This open access book turns the research attention of social policy scholars and long-term care researchers from comparative descriptions of care systems, focusing mostly on expenditures and volumes of long-term care services, to outcomes, and in particular to the question whether older people really receive the support that they need. Without knowledge about which needs and which social groups are currently inadequately covered, it is impossible to guide policy development.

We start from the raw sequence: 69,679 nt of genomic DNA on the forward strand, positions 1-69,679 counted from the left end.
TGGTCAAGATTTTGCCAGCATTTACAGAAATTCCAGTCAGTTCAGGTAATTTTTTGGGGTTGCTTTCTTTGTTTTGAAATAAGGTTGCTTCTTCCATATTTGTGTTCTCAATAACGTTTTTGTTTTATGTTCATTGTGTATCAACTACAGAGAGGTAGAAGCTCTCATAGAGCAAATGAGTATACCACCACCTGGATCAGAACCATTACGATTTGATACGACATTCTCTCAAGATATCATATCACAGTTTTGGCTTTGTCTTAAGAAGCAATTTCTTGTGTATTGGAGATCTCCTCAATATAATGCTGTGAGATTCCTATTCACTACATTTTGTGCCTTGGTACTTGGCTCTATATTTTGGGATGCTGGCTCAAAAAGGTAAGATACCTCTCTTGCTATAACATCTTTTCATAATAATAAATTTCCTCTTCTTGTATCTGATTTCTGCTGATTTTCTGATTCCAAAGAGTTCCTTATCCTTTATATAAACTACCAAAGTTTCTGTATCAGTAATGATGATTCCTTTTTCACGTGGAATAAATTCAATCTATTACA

The book puts forward a novel theoretical framework to guide future research work and public discussion on the issue of unmet long-term care needs, by broadening the current discussion so that inadequate care is seen in its societal and policy contexts, taking structural issues and policy designs into account. Kröger outlines three different domains of care poverty (personal care poverty, practical care poverty and socio-emotional care poverty) and differentiates between main methods how unmet needs are measured. This book summarises the existing knowledge on the prevalence, factors and consequences of unmet care needs and interprets these comparatively in the light of social inequalities and care policy models of different welfare states. It will be invaluable to students and scholars of social policy, social work, social gerontology, sociology and political science, and to all disciplines across the field of social sciences that study welfare state policies and care for older people.